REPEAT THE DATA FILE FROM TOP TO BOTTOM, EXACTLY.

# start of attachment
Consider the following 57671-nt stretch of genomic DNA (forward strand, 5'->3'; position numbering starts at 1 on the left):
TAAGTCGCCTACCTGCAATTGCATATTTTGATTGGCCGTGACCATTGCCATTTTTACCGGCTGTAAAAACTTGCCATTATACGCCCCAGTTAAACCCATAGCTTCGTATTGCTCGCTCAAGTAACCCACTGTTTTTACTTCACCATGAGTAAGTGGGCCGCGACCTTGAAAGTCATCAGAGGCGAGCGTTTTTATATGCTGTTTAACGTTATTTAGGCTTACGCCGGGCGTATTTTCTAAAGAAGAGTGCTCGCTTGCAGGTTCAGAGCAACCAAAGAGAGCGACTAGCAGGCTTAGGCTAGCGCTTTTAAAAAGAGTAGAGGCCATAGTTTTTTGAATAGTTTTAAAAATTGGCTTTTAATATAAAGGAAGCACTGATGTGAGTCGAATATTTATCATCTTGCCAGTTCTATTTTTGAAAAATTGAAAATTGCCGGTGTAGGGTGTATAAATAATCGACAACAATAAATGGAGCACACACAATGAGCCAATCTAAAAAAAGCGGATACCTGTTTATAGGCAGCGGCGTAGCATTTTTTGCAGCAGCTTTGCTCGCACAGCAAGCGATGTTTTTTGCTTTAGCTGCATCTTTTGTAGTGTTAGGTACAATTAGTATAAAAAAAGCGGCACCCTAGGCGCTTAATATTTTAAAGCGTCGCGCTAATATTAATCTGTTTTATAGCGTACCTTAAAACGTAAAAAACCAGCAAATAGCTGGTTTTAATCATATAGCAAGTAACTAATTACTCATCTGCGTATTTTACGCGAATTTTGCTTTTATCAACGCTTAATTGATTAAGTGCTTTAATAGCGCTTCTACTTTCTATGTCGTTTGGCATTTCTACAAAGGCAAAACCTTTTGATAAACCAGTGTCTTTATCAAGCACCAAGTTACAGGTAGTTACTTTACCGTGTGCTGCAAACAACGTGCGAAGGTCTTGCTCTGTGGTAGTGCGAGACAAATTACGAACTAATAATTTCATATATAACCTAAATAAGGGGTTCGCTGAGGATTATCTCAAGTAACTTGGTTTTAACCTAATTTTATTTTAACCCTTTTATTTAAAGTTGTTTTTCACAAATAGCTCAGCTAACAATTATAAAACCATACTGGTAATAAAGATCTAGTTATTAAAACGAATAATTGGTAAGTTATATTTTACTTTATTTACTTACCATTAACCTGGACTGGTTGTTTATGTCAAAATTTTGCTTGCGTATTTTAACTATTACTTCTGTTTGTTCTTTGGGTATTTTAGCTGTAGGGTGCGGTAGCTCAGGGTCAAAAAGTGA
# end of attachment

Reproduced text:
Consider the following 57671-nt stretch of genomic DNA (forward strand, 5'->3'; position numbering starts at 1 on the left):
TAAGTCGCCTACCTGCAATTGCATATTTTGATTGGCCGTGACCATTGCCATTTTTACCGGCTGTAAAAACTTGCCATTATACGCCCCAGTTAAACCCATAGCTTCGTATTGCTCGCTCAAGTAACCCACTGTTTTTACTTCACCATGAGTAAGTGGGCCGCGACCTTGAAAGTCATCAGAGGCGAGCGTTTTTATATGCTGTTTAACGTTATTTAGGCTTACGCCGGGCGTATTTTCTAAAGAAGAGTGCTCGCTTGCAGGTTCAGAGCAACCAAAGAGAGCGACTAGCAGGCTTAGGCTAGCGCTTTTAAAAAGAGTAGAGGCCATAGTTTTTTGAATAGTTTTAAAAATTGGCTTTTAATATAAAGGAAGCACTGATGTGAGTCGAATATTTATCATCTTGCCAGTTCTATTTTTGAAAAATTGAAAATTGCCGGTGTAGGGTGTATAAATAATCGACAACAATAAATGGAGCACACACAATGAGCCAATCTAAAAAAAGCGGATACCTGTTTATAGGCAGCGGCGTAGCATTTTTTGCAGCAGCTTTGCTCGCACAGCAAGCGATGTTTTTTGCTTTAGCTGCATCTTTTGTAGTGTTAGGTACAATTAGTATAAAAAAAGCGGCACCCTAGGCGCTTAATATTTTAAAGCGTCGCGCTAATATTAATCTGTTTTATAGCGTACCTTAAAACGTAAAAAACCAGCAAATAGCTGGTTTTAATCATATAGCAAGTAACTAATTACTCATCTGCGTATTTTACGCGAATTTTGCTTTTATCAACGCTTAATTGATTAAGTGCTTTAATAGCGCTTCTACTTTCTATGTCGTTTGGCATTTCTACAAAGGCAAAACCTTTTGATAAACCAGTGTCTTTATCAAGCACCAAGTTACAGGTAGTTACTTTACCGTGTGCTGCAAACAACGTGCGAAGGTCTTGCTCTGTGGTAGTGCGAGACAAATTACGAACTAATAATTTCATATATAACCTAAATAAGGGGTTCGCTGAGGATTATCTCAAGTAACTTGGTTTTAACCTAATTTTATTTTAACCCTTTTATTTAAAGTTGTTTTTCACAAATAGCTCAGCTAACAATTATAAAACCATACTGGTAATAAAGATCTAGTTATTAAAACGAATAATTGGTAAGTTATATTTTACTTTATTTACTTACCATTAACCTGGACTGGTTGTTTATGTCAAAATTTTGCTTGCGTATTTTAACTATTACTTCTGTTTGTTCTTTGGGTATTTTAGCTGTAGGGTGCGGTAGCTCAGGGTCAAAAAGTGA